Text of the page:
The career fair: What’s not seen in the live stream are the rows of recruiting booths around the stage/seating area. Each booth is assigned a specific team at Tesla and staffed with engineers from that team. This is similar to a normal career fair, except it’s for the different teams of one company instead of multiple companies. I enjoyed this setup quite a bit as one can delve into deeper and more specific conversations about the tech stack at Tesla, in contrast to the more generic recruiting experience and big career fairs.
The tech talks: Admittedly this part could’ve used some improvements, but I’m not sure what the better alternative would’ve been. A two and half hour tech talk is just way too long. This is ok from a retrospective online viewing perspective, since one can just jump to the portion of the video they’re specifically interested in. But for the live audience member, sitting through everything was…rough. Those curious about humanoid motors might not care so much about FSD data labeling, and those trying to understand 3D computer vision might’ve been quite frustrated with the extended discussion in chip design. Nonetheless, I was impressed with Tesla’s openness with their technical approach (I don’t recall seeing this level of technical detail from other AI companies’ public presentations). This helps them both to showcase the breadth of Tesla AI and to garner the attention of potential job applicants.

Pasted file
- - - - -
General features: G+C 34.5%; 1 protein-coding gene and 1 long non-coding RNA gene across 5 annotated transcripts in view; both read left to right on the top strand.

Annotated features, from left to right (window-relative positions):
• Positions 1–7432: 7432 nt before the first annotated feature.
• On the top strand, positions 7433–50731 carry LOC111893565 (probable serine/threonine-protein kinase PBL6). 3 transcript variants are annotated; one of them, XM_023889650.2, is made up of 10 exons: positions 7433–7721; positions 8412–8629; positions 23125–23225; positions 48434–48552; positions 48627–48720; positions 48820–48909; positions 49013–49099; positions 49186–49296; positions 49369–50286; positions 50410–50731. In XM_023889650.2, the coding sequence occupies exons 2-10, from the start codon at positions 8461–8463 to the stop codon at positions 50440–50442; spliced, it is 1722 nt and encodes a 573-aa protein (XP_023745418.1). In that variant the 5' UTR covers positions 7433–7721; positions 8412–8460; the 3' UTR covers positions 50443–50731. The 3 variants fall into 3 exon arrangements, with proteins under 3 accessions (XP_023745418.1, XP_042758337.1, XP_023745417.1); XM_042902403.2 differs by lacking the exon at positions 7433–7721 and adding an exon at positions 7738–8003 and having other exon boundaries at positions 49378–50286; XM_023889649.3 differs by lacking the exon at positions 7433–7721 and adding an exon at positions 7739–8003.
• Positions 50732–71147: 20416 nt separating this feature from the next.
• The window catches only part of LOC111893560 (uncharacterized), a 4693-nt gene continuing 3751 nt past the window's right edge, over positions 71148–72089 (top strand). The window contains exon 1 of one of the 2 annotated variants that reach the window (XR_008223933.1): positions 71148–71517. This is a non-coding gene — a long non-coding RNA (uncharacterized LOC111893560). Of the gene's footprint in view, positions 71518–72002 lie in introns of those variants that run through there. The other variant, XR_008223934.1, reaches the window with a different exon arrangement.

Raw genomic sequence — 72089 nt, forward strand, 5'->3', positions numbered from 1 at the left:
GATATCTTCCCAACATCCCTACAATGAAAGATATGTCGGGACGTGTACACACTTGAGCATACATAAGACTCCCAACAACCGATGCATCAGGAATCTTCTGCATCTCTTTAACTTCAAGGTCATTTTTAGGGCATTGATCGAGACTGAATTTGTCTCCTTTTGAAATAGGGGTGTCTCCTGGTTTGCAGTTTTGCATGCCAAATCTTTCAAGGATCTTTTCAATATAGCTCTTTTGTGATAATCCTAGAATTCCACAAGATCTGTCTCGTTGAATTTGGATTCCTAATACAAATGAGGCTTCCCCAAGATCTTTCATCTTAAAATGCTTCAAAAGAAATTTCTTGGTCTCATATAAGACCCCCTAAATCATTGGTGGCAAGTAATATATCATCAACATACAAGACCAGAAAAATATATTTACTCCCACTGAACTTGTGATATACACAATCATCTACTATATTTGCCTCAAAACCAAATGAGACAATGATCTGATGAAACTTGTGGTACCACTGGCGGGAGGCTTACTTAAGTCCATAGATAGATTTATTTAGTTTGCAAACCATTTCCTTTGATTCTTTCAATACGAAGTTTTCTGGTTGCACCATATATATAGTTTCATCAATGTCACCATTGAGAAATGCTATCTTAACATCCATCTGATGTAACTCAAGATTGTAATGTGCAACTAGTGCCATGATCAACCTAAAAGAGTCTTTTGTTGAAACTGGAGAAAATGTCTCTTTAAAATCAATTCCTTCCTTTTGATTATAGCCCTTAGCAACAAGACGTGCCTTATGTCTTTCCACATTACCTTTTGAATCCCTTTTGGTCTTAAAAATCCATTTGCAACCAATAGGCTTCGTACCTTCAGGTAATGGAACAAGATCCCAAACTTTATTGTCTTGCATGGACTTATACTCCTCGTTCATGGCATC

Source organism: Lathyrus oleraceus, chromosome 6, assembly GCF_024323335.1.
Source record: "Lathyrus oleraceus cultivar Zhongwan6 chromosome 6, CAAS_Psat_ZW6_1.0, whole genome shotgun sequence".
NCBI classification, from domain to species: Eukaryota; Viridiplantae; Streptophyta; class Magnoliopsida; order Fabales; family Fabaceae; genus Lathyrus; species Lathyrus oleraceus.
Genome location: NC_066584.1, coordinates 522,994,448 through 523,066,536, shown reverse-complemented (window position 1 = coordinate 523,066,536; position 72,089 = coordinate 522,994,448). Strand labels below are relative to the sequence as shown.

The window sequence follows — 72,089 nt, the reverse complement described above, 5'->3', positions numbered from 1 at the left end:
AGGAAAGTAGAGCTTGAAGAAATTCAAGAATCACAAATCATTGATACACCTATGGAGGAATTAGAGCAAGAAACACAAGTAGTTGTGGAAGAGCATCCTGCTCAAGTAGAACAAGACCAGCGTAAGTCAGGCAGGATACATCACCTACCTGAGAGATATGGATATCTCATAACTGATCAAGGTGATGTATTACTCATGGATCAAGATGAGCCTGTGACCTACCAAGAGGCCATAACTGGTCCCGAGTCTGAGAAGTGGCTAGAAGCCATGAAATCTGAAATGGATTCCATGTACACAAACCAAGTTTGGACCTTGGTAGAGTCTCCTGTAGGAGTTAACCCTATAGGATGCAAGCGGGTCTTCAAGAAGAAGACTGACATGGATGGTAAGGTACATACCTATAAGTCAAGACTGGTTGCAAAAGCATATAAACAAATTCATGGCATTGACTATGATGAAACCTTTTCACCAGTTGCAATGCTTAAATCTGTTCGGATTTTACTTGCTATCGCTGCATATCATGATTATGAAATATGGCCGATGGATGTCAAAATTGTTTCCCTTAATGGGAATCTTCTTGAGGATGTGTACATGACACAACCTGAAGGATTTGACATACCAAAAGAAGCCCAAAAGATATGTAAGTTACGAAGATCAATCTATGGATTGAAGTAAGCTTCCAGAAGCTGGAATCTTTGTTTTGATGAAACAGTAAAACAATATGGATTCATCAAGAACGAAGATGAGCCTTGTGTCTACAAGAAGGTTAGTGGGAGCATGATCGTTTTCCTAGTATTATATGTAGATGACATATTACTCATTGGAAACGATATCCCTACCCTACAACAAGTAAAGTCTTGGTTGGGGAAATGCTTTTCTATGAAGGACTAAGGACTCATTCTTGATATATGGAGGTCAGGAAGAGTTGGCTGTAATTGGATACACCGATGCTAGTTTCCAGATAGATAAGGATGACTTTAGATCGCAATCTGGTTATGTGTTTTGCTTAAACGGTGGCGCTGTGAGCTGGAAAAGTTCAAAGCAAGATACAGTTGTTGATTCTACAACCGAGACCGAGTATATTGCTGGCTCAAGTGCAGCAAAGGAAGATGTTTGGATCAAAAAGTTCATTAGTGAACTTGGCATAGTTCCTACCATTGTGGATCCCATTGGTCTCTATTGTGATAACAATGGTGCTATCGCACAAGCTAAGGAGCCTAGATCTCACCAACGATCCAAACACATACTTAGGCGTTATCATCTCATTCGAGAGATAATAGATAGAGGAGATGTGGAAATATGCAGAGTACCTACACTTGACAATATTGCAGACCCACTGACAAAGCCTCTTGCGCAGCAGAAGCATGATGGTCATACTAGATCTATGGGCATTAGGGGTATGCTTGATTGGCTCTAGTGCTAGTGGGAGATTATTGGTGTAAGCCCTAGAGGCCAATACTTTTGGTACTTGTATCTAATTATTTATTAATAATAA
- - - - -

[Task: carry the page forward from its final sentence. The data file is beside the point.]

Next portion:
The Q&A session: It was pretty cool to see Elon and the Tesla team open up the floor for a general, unmoderated Q&A session. It took about an hour, and people asked everything from incoming FSD updates to AGI. Of course this was not without its drawbacks - the unmoderated nature meant question topics swung wildly from one area to the next, and tired audience members leaving the presentation area was quite distracting. Still, the openness and willingness to engage with the audience was impressive, and it makes a lot of sense in the context of a recruiting event.
In conclusion, Tesla successfully drew the attention of the AI world with its AI Day 2022. The company managed to gather a highly technical and specific audience (engineers and researchers in robotics/AI) into what was essentially a one-company career fair. The reveal of the Optimus robot and the ensuing hype/media coverage helped further Tesla’s publicity goals, but the event worked even better for recruiting, its main purpose.